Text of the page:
One in Nebraska — I think it’s 400 megawatts in Nebraska. That will be the first time we’ve had a wind farm here.
And then, we just got approval in the last couple days for, I think, a billion-and-a-half-worth more of wind in Iowa.
And I think Charlie mentioned 20 percent, but if we could — if Greg Abel could take the microphone, I think it’s a lot greater percentage than that now. It’s a moving target. So I may not have kept Charlie posted on the number.
But, Greg, would you bring people up to date on what percent we will be in Iowa when the present projects are completed, and also what has happened in Nevada and a few places like that? Greg?
GREG ABEL: So, I’d love to provide an update. Actually, as it’s been touched on, we announced our tenth project in Iowa. That brings us to more than 4,000 megawatts built over the last ten years in that state.
And at the end of 2016, we will now have 58 percent of our energy — approximately 58 percent — of our energy that we provide to our customers coming from wind.
And then, if you continue to — thank you. (Applause)
And then, if you continue to look at our other utilities and our unregulated businesses — Warren, you’ve touched on this in the past — we now have more than $18 billion committed to renewable assets across our different utilities.
And if you look at NV Energy, our Nevada utility, for example, we’ve committed to retire 76 percent of their coal by 2019, and a large portion of that will be replaced with renewable energy. So, clearly a continued commitment to that. (Applause)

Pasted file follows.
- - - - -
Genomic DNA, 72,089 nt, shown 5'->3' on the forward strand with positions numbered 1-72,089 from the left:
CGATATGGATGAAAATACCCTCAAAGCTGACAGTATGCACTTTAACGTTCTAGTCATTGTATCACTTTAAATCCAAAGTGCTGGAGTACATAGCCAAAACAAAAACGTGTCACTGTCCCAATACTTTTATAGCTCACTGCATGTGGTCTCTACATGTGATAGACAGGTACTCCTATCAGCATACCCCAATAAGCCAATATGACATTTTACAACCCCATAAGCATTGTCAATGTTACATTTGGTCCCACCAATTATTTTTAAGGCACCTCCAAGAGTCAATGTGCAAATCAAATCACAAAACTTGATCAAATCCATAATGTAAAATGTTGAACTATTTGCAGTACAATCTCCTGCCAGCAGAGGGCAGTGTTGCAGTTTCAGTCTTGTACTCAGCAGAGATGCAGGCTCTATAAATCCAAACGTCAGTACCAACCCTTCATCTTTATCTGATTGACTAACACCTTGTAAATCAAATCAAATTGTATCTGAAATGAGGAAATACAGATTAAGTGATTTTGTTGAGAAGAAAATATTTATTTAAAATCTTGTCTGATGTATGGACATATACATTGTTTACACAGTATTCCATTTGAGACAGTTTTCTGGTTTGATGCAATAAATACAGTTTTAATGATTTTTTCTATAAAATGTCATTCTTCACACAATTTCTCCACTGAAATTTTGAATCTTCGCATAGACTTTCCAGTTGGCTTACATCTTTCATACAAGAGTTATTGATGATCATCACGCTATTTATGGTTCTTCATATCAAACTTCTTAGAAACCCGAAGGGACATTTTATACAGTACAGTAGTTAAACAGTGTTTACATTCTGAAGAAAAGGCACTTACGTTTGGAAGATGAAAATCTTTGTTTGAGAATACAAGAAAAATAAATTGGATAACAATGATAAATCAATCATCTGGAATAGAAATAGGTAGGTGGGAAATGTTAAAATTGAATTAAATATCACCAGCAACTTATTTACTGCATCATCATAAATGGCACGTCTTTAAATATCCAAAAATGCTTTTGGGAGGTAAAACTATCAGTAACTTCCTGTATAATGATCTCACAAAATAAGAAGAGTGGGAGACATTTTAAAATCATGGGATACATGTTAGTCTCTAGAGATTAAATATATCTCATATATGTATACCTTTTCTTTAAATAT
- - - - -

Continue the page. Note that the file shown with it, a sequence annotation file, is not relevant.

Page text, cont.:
CHARLIE MUNGER: Greg, in our utility business, do you think we have more disruption to fear, or more opportunity to love?
GREG ABEL: Distributed generation and solar bring great opportunities for all of our different utilities, and we’ll embrace it.
CHARLIE MUNGER: The answer is, you couldn’t be luckier, is what I’m telling you.
WARREN BUFFETT: And one thing that has helped in this respect, is that wind and solar are — the development of wind and solar at present — are dependent on tax credits.
In other words, the federal government has made a decision that the market system would not produce solar or wind under today’s economics, but it has an interest, as a society, in developing it. So they have established a credit — I think it’s one-point — electric is 1.9 cents a kilowatt — for ten years.
And because Berkshire Hathaway Energy is part of the consolidated tax return of Berkshire Hathaway Incorporated, it has been able to invest far more money than it would make sense to invest on a stand-alone basis.
Among electric utilities in the United States, there’s really no one situated as well as MidAmerican Energy is, because it’s part of this consolidated tax return, to really put its foot to the floor, in terms of developing wind and solar.
So it’s become the biggest developer, by far, among the utility industry, and it — I think it’s very likely to continue to be, simply because most utilities really don’t pay that much income tax and, therefore, they’re sort of limited in how far they can push development of wind and solar.